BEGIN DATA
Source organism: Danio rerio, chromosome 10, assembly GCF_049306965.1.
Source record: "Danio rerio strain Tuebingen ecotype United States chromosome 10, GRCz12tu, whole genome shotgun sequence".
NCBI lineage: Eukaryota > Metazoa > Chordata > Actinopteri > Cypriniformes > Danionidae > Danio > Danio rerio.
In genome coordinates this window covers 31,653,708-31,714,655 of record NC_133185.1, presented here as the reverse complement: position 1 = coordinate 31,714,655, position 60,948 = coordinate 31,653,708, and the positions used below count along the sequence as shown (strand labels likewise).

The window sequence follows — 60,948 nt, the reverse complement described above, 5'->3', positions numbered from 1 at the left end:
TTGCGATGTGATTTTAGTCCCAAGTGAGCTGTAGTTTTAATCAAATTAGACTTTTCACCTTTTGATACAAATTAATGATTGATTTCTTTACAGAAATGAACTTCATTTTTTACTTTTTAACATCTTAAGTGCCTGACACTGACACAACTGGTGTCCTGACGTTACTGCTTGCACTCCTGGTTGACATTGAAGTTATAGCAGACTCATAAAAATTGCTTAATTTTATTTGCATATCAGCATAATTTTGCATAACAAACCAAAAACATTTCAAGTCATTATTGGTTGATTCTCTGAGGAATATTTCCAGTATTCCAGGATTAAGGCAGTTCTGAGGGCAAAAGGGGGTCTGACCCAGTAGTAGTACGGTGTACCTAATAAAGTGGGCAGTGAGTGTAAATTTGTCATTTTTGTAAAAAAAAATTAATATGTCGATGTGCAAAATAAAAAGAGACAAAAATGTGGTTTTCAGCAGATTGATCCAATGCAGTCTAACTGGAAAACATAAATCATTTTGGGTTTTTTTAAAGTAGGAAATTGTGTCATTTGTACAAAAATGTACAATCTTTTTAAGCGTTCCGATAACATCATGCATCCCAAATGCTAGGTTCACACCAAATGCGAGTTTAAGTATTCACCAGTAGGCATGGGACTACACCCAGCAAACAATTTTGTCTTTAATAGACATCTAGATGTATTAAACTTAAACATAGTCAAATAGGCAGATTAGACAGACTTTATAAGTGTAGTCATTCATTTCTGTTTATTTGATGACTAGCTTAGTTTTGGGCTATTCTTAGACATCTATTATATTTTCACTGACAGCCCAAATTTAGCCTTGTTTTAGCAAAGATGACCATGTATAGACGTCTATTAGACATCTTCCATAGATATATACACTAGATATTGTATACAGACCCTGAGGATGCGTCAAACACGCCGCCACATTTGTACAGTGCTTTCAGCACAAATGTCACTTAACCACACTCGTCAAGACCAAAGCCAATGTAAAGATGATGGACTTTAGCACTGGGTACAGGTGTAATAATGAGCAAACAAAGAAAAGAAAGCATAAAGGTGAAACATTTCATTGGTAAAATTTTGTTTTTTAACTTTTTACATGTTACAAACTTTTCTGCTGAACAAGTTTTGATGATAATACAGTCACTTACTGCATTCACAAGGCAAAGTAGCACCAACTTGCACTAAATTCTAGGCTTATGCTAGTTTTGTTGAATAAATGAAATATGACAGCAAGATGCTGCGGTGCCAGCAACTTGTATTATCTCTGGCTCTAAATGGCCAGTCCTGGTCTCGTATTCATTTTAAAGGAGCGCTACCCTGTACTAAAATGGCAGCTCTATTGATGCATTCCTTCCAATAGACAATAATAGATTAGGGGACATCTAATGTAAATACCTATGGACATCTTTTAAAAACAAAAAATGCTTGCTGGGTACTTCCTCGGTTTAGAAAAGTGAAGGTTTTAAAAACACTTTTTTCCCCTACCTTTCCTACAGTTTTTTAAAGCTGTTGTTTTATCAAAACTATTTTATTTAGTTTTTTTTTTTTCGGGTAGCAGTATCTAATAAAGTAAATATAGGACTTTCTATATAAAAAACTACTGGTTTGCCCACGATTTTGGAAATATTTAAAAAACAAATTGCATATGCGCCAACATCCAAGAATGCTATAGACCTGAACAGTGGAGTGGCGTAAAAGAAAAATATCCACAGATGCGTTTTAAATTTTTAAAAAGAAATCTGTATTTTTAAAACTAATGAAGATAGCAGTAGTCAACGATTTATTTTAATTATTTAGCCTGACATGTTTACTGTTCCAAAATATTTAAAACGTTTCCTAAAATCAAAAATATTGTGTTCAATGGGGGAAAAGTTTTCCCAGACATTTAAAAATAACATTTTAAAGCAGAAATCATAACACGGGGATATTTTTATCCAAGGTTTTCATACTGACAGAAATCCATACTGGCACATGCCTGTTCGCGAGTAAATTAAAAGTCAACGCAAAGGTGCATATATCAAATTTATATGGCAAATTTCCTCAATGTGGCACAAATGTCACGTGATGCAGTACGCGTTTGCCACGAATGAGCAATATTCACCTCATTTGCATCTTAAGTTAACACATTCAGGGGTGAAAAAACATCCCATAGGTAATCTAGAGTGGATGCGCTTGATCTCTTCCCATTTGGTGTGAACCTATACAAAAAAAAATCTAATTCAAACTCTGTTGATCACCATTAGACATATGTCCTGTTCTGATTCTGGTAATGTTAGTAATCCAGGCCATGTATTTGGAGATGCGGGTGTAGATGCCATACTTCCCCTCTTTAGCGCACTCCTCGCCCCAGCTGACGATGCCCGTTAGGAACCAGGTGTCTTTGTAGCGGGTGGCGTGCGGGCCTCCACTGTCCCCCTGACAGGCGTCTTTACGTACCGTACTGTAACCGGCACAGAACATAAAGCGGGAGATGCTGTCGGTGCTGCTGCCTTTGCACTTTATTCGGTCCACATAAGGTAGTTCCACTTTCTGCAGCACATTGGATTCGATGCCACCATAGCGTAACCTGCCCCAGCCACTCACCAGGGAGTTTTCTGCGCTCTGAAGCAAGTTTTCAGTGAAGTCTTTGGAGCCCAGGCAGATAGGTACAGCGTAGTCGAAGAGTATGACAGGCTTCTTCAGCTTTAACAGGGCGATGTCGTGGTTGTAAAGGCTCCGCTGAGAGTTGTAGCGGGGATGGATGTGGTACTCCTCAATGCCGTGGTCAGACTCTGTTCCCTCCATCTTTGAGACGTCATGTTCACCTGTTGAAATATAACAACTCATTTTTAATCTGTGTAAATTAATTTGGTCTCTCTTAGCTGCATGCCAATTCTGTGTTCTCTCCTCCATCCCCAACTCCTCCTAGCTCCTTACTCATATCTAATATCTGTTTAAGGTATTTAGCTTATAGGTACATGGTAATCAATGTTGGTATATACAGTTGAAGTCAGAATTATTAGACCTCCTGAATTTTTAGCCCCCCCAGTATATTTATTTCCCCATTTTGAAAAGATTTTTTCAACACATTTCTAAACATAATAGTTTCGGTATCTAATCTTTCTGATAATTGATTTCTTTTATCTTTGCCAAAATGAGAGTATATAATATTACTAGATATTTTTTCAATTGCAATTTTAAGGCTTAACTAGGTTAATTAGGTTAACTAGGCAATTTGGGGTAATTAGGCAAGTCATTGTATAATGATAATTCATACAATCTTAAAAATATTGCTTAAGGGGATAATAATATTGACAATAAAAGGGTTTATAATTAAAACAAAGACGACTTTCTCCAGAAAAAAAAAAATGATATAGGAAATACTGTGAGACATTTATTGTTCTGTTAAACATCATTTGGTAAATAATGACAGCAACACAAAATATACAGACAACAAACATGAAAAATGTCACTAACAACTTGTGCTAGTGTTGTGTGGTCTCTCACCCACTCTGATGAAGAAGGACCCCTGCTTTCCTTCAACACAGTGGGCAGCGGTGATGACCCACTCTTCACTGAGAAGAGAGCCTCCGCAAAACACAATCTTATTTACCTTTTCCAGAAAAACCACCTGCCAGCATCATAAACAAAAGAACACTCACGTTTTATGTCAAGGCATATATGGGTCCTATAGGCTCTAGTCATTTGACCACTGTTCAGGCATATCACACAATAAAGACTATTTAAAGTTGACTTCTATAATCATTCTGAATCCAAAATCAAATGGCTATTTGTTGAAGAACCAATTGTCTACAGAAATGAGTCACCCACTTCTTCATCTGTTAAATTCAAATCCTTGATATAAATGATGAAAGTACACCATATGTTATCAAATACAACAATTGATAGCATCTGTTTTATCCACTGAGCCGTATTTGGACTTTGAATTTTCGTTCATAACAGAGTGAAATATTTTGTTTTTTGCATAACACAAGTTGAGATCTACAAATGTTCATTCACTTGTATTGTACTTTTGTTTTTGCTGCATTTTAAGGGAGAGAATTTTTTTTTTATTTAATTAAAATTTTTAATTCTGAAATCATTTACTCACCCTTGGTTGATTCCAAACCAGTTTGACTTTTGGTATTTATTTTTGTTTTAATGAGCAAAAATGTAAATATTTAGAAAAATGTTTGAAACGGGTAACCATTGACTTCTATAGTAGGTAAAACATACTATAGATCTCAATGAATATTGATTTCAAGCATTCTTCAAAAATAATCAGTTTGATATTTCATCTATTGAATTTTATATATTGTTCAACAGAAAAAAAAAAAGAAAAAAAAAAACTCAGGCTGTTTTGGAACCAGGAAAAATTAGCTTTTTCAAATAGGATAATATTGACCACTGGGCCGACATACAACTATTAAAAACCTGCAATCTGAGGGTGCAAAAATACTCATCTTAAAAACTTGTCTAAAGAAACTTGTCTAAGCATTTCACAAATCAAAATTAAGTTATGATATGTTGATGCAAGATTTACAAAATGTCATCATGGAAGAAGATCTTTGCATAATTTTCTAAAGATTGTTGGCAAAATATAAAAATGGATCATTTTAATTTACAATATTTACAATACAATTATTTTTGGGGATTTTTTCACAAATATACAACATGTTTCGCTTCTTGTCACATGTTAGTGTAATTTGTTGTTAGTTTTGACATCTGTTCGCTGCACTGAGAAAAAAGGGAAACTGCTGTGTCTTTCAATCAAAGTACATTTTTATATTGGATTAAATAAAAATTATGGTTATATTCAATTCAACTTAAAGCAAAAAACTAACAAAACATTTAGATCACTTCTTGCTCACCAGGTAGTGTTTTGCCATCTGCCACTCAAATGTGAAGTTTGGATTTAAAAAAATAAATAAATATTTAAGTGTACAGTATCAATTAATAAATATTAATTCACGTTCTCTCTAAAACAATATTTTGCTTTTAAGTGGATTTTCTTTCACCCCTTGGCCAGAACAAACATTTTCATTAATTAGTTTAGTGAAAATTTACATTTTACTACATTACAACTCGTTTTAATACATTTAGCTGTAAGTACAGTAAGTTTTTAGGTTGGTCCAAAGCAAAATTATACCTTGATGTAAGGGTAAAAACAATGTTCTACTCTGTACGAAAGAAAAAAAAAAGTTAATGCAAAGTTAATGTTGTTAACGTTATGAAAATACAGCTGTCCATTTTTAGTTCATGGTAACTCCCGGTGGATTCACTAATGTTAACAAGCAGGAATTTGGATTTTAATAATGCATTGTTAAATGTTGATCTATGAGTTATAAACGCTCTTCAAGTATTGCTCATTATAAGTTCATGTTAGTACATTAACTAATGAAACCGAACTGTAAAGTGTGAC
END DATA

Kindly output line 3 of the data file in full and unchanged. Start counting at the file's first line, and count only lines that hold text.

NCBI lineage: Eukaryota > Metazoa > Chordata > Actinopteri > Cypriniformes > Danionidae > Danio > Danio rerio.